The supreme court of New York State has ordered that New York City must rehire all government employees who were terminated after refusing to vaccinate against Covid. The decision also requires the city to compensate all rehired employees with back pay for the time they lost.
In October of 2021, New York City’s health commissioner, David Chokshi issued an order requiring all city employees to get vaccinated against the new virus. Chokshi then followed up that order by also requiring employees in the private sector to be vaccinated as well. The only exception made by Mayor Eric Adams was for athletes, musicians, and other performers.
The supreme court determined that Chokshi’s violated the constitution on New York State and added that both Chokshi’s and Adams’s orders were “arbitrary and capricious.”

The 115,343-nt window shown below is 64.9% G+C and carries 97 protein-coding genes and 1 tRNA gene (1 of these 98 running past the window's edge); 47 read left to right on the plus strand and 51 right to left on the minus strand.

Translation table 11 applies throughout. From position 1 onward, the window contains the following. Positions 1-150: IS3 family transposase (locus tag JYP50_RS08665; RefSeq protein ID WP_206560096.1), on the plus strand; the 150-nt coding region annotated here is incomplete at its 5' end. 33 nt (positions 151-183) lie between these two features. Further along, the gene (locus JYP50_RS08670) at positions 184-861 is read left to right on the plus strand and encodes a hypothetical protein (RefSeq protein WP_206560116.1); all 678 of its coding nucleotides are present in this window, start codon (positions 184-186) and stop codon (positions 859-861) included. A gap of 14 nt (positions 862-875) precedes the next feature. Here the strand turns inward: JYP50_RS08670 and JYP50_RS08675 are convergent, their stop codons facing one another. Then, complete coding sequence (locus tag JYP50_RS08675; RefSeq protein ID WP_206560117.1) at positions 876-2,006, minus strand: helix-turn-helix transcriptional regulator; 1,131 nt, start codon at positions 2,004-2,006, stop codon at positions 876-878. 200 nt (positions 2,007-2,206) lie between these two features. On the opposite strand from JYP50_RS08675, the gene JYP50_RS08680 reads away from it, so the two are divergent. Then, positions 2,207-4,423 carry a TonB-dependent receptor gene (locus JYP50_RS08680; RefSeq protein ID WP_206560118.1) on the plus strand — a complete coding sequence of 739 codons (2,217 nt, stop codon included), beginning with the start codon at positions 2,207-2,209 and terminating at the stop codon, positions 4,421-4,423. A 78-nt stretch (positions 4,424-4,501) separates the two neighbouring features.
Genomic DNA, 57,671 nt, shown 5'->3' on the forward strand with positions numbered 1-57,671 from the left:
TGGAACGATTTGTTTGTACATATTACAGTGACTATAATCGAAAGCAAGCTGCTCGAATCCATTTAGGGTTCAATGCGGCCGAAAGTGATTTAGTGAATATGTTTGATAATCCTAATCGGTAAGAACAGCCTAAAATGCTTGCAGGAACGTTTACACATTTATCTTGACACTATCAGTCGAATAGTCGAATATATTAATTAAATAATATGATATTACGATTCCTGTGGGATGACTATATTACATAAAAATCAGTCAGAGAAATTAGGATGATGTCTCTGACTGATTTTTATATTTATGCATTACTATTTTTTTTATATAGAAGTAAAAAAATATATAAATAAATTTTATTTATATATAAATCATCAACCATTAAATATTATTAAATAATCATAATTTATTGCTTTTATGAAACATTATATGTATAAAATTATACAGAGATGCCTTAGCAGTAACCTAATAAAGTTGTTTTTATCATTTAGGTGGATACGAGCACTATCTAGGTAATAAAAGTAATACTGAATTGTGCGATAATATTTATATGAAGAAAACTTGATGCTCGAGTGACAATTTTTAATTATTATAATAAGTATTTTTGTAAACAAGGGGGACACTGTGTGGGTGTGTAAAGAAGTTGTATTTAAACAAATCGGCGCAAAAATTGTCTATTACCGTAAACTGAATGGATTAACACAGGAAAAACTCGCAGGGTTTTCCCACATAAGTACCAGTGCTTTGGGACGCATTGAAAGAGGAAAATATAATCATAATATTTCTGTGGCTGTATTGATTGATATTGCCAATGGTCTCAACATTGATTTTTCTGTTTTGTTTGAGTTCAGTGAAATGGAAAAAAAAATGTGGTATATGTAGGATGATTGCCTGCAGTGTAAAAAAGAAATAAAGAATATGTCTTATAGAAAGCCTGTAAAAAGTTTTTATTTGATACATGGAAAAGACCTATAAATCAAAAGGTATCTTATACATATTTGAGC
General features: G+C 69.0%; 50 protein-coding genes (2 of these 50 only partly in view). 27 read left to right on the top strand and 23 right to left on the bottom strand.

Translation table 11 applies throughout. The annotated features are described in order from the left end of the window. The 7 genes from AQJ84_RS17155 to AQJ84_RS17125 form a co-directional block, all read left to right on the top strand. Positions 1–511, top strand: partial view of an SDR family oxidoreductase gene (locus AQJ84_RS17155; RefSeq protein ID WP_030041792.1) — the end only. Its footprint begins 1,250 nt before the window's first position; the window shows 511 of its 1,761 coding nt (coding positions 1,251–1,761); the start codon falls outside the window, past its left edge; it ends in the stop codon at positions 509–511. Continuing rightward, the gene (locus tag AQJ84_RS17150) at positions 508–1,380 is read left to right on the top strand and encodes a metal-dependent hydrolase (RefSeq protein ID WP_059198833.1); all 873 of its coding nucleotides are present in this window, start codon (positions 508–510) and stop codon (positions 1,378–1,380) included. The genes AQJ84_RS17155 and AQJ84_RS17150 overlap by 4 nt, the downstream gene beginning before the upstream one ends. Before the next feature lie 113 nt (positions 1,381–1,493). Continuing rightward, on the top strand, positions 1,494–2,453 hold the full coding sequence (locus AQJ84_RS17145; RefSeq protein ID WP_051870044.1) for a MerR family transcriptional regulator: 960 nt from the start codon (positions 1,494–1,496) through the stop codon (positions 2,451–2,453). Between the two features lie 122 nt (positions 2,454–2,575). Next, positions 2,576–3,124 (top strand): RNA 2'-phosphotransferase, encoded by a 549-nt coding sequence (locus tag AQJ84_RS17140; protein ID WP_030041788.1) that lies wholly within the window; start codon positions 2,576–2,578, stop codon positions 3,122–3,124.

🚨BREAKING: New York Supreme Court reinstates all employees fired for being unvaccinated, orders backpay pic.twitter.com/eSUh7VMJRM
— Benny Johnson (@bennyjohnson) October 25, 2022
The opinion reads in part, “The Health Commissioner cannot create a new condition of employment for city employees… cannot prohibit an employee from reporting to work… [and] cannot terminate employees. The Mayor cannot exempt certain employees from these orders.”
Judge Ralph J. Porzio, who authored the opinion, noted that Covid-19 vaccinations do not prevent transmission of the disease. He also added that his decision was not “a commentary on the efficacy of vaccination.”
Porzio said, “If it was about safety and public health, no one would be exempt. It is time for the City of New York to do what is right and what is just.”
According to a spokesman for the city’s law department, New York City has filed an appeal. They issued a statement that said:
“The city strongly disagrees with this ruling as the mandate is firmly grounded in law and is critical to New Yorkers’ public health. We have already filed an appeal. In the meantime, the mandate remains in place as this ruling pertains solely to the individual petitioners in this case. We continue to review the court’s decision, which conflicts with numerous other rulings already upholding the mandate.”